There are just a handful of people who are a part of your life and whose presence around you is felt once they are gone, forever. They are the ones who have been with you in your best and the worst hours, who have seen you grow up and who have let out just a smile when you acted like not such a grown up. They remain with you, long after they have left.
Saadhu bhaiya was one such soul.
Saadhu bhaiya epitomised all that humanity is about. He was a part of our family. He was present at every festival – Holi, Diwali, Dushehra. He was the one who introduced me to the various dishes that I have known in my entire 28 years of existence. He was more than the cook who was hired by my parents some time in 1984-85, before I came into this world. He was that dependable and honest person who would never ask for a raise. He was the one guarding our home when we were out of town. He was the one we would turn to, if we left our house keys at any of those several family friends’ place. He was family.
He was the happiest on my birthdays. It was an annual congregation of cousins during summer holidays, some 18-20 relatives, being part of an annual celebration. Add another 30-40 guests to the list and there were around 60 people, every year, at the birthday dinner. Apart from preparing amazing food twice a day, Saadhu bhaiya would come in at 8 in the morning to prepare breakfast for the 20 souls at home, each year, on my birthday. He would go back to his day job as a cook in the students’ mess around 11 in the morning, come back to prepare lunch and would be back by 5 PM to help decorate the place and prepare a dinner for 60. He never complained.
He was responsible for bringing the carpets out and lay them across the house, with the advent of winters, every year. He would clean the dust off the fans, clean the furniture off dust, boil the milk, get vegetables and what not. We would face a tough time every time he would be on leave. He was central to our household. He was the one who we could bank on. He was family.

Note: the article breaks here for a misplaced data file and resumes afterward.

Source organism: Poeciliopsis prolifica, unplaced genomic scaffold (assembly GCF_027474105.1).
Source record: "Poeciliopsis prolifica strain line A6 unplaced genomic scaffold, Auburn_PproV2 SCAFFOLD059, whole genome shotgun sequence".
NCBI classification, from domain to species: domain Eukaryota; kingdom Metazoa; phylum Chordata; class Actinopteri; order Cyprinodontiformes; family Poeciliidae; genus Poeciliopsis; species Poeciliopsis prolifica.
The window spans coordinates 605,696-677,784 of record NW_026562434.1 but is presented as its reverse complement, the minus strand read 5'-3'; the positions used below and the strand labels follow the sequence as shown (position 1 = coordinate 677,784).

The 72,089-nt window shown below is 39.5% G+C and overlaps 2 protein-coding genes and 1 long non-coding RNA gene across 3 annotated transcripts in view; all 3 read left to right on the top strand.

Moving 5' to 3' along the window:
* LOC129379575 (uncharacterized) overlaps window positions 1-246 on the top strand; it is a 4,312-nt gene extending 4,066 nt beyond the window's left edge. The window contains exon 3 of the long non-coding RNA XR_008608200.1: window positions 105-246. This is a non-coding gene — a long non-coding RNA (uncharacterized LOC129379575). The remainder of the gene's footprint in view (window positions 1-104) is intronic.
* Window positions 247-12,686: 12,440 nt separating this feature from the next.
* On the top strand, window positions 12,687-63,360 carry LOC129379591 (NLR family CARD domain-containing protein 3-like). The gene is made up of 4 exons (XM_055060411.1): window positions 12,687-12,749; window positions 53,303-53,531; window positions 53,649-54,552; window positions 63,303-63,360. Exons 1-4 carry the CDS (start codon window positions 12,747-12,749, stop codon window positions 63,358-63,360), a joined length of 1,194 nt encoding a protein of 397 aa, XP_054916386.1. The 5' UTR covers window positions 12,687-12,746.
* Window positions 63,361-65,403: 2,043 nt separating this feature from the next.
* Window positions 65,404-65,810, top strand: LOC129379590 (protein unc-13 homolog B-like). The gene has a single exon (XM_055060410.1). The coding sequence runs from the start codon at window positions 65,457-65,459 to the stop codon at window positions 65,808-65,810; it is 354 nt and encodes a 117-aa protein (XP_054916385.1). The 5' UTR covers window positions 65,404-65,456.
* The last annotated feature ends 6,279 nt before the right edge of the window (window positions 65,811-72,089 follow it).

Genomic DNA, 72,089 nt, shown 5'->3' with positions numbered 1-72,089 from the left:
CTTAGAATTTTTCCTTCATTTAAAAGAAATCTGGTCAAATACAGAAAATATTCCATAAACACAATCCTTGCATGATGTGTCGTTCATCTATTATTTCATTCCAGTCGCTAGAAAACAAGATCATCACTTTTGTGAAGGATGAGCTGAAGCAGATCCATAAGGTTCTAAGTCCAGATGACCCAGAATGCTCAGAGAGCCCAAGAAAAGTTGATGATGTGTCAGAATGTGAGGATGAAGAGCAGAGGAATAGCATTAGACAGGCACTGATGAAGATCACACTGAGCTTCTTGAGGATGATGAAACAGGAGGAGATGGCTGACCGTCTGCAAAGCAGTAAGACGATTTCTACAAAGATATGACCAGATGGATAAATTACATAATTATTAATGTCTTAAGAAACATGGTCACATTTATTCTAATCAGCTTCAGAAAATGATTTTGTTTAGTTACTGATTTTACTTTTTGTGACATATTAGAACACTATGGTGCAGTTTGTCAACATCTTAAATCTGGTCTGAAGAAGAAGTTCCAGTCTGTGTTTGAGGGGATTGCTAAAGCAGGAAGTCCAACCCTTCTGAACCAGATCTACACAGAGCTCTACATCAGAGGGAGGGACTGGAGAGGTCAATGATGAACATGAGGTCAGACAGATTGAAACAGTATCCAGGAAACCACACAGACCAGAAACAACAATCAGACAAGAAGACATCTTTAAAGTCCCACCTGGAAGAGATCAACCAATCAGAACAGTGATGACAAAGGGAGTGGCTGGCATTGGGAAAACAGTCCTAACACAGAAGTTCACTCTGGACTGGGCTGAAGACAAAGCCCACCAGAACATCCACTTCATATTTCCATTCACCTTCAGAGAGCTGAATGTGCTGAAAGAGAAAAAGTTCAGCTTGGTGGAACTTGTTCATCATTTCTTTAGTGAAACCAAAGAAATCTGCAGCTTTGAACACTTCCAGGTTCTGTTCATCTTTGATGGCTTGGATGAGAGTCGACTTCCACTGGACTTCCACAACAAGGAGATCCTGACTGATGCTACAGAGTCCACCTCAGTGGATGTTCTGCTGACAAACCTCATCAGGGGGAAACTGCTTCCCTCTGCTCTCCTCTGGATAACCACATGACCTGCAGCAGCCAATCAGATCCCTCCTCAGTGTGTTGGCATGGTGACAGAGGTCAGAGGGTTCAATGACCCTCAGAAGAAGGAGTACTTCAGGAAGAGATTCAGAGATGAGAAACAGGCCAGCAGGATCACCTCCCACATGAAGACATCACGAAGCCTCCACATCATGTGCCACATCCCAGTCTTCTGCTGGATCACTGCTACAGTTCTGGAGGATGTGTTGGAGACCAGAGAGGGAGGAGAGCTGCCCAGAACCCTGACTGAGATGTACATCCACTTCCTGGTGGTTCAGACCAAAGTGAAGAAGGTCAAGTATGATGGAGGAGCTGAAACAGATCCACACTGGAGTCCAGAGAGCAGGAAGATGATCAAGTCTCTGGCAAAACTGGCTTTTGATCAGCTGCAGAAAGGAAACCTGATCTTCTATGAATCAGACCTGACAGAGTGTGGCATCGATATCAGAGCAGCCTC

He named his grandson, who shares his birthday with me, after my name – Aashish. He was family.
I remember him taking me around the campus on Holi, holding me in his arms. I remember him prepare the most delicious jaljeera on Holi, every single year. The gunjiyas that he made will never be forgotten, ever. The poori-aaloo, halwa and chana on Ashtmi for the entire gang of 15 odd kids of my age in the campus, the poodas on Hoi, the paneer dishes he would churn out especially for me, the aloo-pyaaz parathas, it’s an endless list.
The last I met him was in 2011. We were visiting home as my father had retired after being with IIT Roorkee for 42 years and were moving to Meerut to our home. Saadhu bhaiya was not pleased but he kept working as I had seen him work all these years. The breakfast, the lunch and the dinner, the chores and the ever-present helping hand. He helped pack the stuff that he had seen and dusted for over two decades. He saw the house without anything but the walls, windows and doors that made up the structure. We gifted him a shirt that I am sure, he would have cherished wearing. He was family.
Of late, mummy had been informing me about his health turning for the worse, information relayed from the folks back in Saharanpur. A bout of tuberculosis, is what I was told, he suffered from, last year. Blocked arteries of the heart were discovered later. He was seeking treatment in Chandigarh. It would have been painful, but he would have been calm through all that.
I got to know about his demise a couple of hours back from mummy. He transcended to a better place around 5 PM on 12.12.2013. I have been away from home for over 9 years but I had never felt that Saadhu bhaiya was any place far off. As I started writing this, the memories came gushing back and it was difficult to hold the tears back. I am sure he would be looking over us from up above.
He was almost a parent to me. He will be missed. His memories will be cherished.
He was family.